Sovereign investment fund plans diversification

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Sovereign investment fund plans diversification

Korea Investment Corporation, the nation’s sovereign wealth fund, plans to spend as much as $10 billion to triple its allocation to alternative assets, diversifying its portfolio to smooth the fund’s returns.

The sovereign wealth fund, known as KIC, wants to increase holdings of private equity, real estate and hedge funds to as much as 20 percent of its portfolio by 2016 from 6.1 percent at the end of 2012, its chief investment officer said.

“We are going to spend between $5 billion and $10 billion on alternative assets over the next three years,” CIO Lee Dong-ik said. “We like to have a balanced portfolio in terms of strategies and regions.”

KIC is following other state funds or investment companies that are diversifying their assets to achieve more stable returns. Singapore’s Temasek Holdings almost doubled its holdings of unlisted assets to 27 percent of its portfolio in the past eight years, while Australia’s Future Fund increased the proportion of private equity and real estate to 13 percent from 6.3 percent in the three years through March.

Founded in 2005 to invest some of the nation’s foreign-exchange reserves offshore, KIC initially bought bonds before adding equities in 2007. Two years later, it expanded to distressed debt, real estate and private equity for “stable long-term returns,” it said in its annual report for 2009.

Compared with traditional equities and bond holdings, alternative assets have a different risk-return profile and low liquidity or are based on private contracts, KIC said.

“Alternative assets like private equity, real estate and infrastructure are becoming more relevant for sovereign wealth funds,” said Michael Maduell, president of the Las Vegas, Nevada-based Sovereign Wealth Institute. “Investing in those assets reduces return volatility.”

KIC’s investments in hedge funds and real estate have yielded an average 7 percent annually since inception, according to the 2012 annual report published in May. Private equity investments returned 11 percent and special investments, which is KIC’s stake in Bank of America lost 16 percent.

At the end of 2012, KIC managed $57 billion and its asset allocation was almost unchanged from the previous year, with 45 percent equities, 39 percent bonds and about 10 percent mainly in cash, inflation-linked bonds and the stake in Bank of America, according to the report.

The chief investment officer said alternative investments would be evenly spread. “It may be 40 percent private equity, 30 percent real estate and 30 percent hedge funds,” he said.

While Lee, 55, wouldn’t nominate specific property investments that he views as attractive, he said “real estate is a bit overpriced in the big cities like London and New York.”

Real estate topped the list of state funds’ investments last year, overtaking commodities and financial services, the London-based Institutional Investor’s Sovereign Wealth Center said in May. Properties made up 26 percent of investments, up from 14 percent in 2011, the center said.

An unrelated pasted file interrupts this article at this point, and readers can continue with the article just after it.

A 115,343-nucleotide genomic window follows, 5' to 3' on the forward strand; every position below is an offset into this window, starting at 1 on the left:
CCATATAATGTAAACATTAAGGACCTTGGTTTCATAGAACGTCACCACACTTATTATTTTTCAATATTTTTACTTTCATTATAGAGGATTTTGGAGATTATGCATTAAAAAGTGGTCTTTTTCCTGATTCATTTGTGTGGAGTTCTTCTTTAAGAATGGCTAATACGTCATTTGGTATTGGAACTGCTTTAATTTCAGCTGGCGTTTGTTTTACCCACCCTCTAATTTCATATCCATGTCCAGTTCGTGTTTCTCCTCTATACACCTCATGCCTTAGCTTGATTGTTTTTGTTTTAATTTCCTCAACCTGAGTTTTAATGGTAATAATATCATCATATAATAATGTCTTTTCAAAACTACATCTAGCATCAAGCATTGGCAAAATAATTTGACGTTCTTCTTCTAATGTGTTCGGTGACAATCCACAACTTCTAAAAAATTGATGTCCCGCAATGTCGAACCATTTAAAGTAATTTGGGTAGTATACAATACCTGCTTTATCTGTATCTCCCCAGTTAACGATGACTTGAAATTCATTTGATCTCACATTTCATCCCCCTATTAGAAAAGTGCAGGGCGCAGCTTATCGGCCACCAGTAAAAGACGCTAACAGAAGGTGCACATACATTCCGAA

On its equity investments, KIC reported a 16.2 percent return for 2012, according to its report. The MSCI World Index yielded a total return of 16.7 percent during the same period, according to data. KIC’s bond holdings returned 7.8 percent last year, according to its report. The fund doesn’t publish a return on its total portfolio.

Within the limits of its investment mandate, KIC has “more appetite” for U.S. and European equities as the U.S. economy shows a “fundamental recovery,” Lee said.

Even with the Federal Reserve’s quantitative easing tapering, which Lee thinks will start in the third quarter, “investors will put more money into the developed markets, which means you have to take the money out of the emerging markets,” the CIO said.

The Standard & Poor’s 500 Index has gained 19 percent this year and trades at 16 times its earnings, according to data compiled by Bloomberg. That compares with an 11 percent loss for the MSCI Emerging Markets Index which trades at a price-earnings ratio of 11.

“The Standard & Poor’s index looks a bit overvalued, but you still have to think about where the money is going to go,” the chief investment officer said. “A lot of money is ready to be put into U.S. equities.”

The index could add as much as 10 percent by the end of the year, he said. “And as money flows into the U.S. market, it will definitely strengthen the dollar.”

With the U.S. economy improving, interest rates will rise, making fixed income “less attractive,” he said.

KIC also plans to expand its investment in China, Lee said. In 2011, the fund was granted a license from Chinese authorities to invest in the country’s stock market under the Qualified Foreign Institutional Investor, or QFII, status.

KIC’s quota is capped at $400 million, Lee said, adding that 80 percent of that amount is going into equities and 20 percent in bonds. The quota is less than 1 percent of KIC’s assets, which “doesn’t make sense” given the size of China’s economy, he said.

“As we grow, we plan to expand this quota and we’ll keep applying to the government,” Lee said. “We have to follow the government’s speed of market liberalization.”

The chief investment officer also said the state fund will maintain its stake in Bank of America.

KIC initially bought the $2 billion stake in Merrill Lynch & Co. in February 2008, months before the firm was forced to sell itself to Bank of America. The sovereign wealth fund held a 0.68 percent stake as of March 31, according to data compiled by Bloomberg.

“For us, the bank is a proxy of the U.S. economy,” Lee said. “There is no reason to sell.”


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